The patient populations, interventions, and resultsfrom several key studies are summarized in Table2.1,7,14,18,25 Two studies examined the medication adherencerates for patients with DM. Among a population of137 300 nonelderly employees and dependents insuredby a manufacturing firm, Sokol et al18 found that 55% ofthe patients with DM adhered to their medication regimen.A patient was considered adherent if he or shereceived a supply of drugs for at least 80% of the year.Dor and Encinosa7 reported that 58% of patients withDM adhered to their physicians' recommended drugtreatment among a population of 27 100 workers andretirees who received employer-based health insurancefrom 9 large firms. In the latter study, a patient was consideredadherent if he or she had a full 3-month supplyof drugs following the expiration of his or her first DMprescription, among patients who filled at least 1 DMprescription between June 1999 and September 2000. Iaveraged these 2 results and assumed that, before anydrug copayments were changed, 56.5% of employeeswith DM adhered to their physicians' recommendeddrug therapy. For an employed population of 5000, thisimplies that 144 workers are not adherent among 332workers with DM.
The model assumes that an employer's pharmaceuticaland nonpharmaceutical expenses per employee withDM are $3922 and $10 776, respectively. These are themean amounts reported by Sokol et al18 and by Garrettand Bluml.14 Garrett and Bluml studied a population of256 patients with DM in Asheville, NC, who were coveredby employer-sponsored health insurance (Table2). The spending amounts reported in these 2 studieswere adjusted from the period examined (1999 forSokol et al18 and 2004 for Garrett and Bluml14) to 2006values by using the overall US growth rate of pharmaceuticaland nonpharmaceutical expenses. Specifically,I applied a 12.5% annual growth rate for pharmaceuticalexpenses between 1999 (the date of the study by Sokolet al18) and 2004; I applied a 9.1% annual growth rate fornonpharmaceutical expenses during the same period.The growth rates from 2004 (the date of the study byGarrett and Bluml14) to 2006 (8.2% for pharmaceuticalexpenses and 7.9% for nonpharmaceutical expenses) arethe actual growth rates in the United States between2003 and 2004.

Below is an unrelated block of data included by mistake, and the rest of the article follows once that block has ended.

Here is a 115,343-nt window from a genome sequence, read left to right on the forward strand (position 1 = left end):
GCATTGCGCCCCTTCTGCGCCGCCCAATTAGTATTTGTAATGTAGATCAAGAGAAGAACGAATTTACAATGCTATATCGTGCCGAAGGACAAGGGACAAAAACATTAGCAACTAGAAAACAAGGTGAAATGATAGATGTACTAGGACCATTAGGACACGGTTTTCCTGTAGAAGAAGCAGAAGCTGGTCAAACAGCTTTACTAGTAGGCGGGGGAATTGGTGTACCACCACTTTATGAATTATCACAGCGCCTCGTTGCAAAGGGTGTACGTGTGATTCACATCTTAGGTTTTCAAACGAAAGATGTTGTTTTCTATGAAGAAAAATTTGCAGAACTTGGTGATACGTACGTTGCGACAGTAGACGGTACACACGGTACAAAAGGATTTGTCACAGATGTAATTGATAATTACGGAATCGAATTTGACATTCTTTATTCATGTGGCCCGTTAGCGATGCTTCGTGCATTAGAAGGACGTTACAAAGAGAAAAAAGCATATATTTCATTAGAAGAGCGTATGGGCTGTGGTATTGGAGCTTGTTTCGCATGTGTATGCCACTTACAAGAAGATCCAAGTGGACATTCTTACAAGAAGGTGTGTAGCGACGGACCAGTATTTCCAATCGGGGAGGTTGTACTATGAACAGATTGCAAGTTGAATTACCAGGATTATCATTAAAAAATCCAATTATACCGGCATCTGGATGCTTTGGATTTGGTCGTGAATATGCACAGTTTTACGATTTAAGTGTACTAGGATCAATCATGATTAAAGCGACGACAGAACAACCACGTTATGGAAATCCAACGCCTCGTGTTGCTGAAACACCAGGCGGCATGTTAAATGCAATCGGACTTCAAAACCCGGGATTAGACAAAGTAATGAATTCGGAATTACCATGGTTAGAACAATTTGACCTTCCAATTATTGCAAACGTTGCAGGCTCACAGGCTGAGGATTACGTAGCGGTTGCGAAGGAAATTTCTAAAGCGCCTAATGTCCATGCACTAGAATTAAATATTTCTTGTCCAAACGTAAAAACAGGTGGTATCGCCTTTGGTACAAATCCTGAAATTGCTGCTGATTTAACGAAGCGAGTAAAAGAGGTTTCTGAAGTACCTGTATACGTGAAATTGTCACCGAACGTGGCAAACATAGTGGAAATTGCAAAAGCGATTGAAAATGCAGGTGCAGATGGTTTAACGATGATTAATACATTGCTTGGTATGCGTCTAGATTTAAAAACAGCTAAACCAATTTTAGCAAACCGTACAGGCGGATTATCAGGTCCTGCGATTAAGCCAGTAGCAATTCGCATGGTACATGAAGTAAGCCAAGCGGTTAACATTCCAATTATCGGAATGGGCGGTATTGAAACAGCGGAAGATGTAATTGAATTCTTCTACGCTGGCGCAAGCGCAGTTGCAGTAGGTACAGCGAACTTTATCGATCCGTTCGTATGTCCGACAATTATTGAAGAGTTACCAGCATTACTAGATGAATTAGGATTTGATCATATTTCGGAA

Eight studies examined how often workers with DMwere absent because of their health condition. Althoughthe questions differed somewhat across the studies, thedata were self-reported by surveyed employees, andemployees were usually asked to distinguish health-relatedabsences from overall absences. The numbers ofannual self-reported absence days ranged from 1.2 daysto 12.6 days across the 8 studies, with a mean of 4.4days. Goetzel et al10,11 summarized 4 of these studies: theMedstat MarketScan Health and Productivity Managementdatabase that contained absenteeism informationon 375 000 employees between 1997 and 1999 at 6 largecorporations, the Employers Health Coalition, Inc,9 thatsurveyed 10 000 employees at 8 large employers in 1998and 1999, the Work Productivity Short Inventory(Ozminkowski et al19) that evaluated 619 employees at alarge telecommunications company, and the Bank OneWorker Productivity Index (Burton et al20) that collecteddata from 1000 Bank One customer service operators inIllinois in 1995. To arrive at the overall mean of 4.4 daysper year, the data from these 4 studies were combinedwith the data from 4 other studies on how frequentlyemployees with DM were absent: Collins et al21 surveyed6000 employees at Dow Chemical Company in 2004,Cranor et al22 and Cranor and Christiansen23 examined164 patients with DM covered by employer-sponsoredhealth insurance in Asheville, Wang et al24 examined anemployer-based population, and Egede et al26 examinedpatients with DM in the general population.
To estimate the annual cost associated with DM-relatedabsences, I multiplied the mean daily wage of anemployee in the United States by 4.4 days. This is a reasonableassumption if workers are paid according to themean value they provide a firm and if an absence resultsin 1 day's worth of output not being produced. Pauly etal27 showed that the minimum cost of an absence is anemployee's daily wage if labor markets are competitive,so this assumption is conservative. Pauly et al argue thatif it is difficult to substitute for an absent worker if theworker operates as part of a team or if the worker's outputcannot be postponed without some penalty (eg, lostsales), the true cost of an absence will exceed the worker'sdaily wage. With a mean annual salary of $41 414,fringe benefits that represent 28.6% of the salary, and240 work days per year, the estimated annual cost to anemployer of 4.4 absences is $980. The mean salary dataare from the Bureau of Labor Statistics, and the fringebenefit data as a percentage of salary are from the USDepartment of Labor. In the short run, an employercould capture the financial benefits of improvements ina worker's health-related productivity. However,employees who are absent less frequently due toimproved health should capture the benefits in the formof higher wages if other potential employers observeimproved productivity.27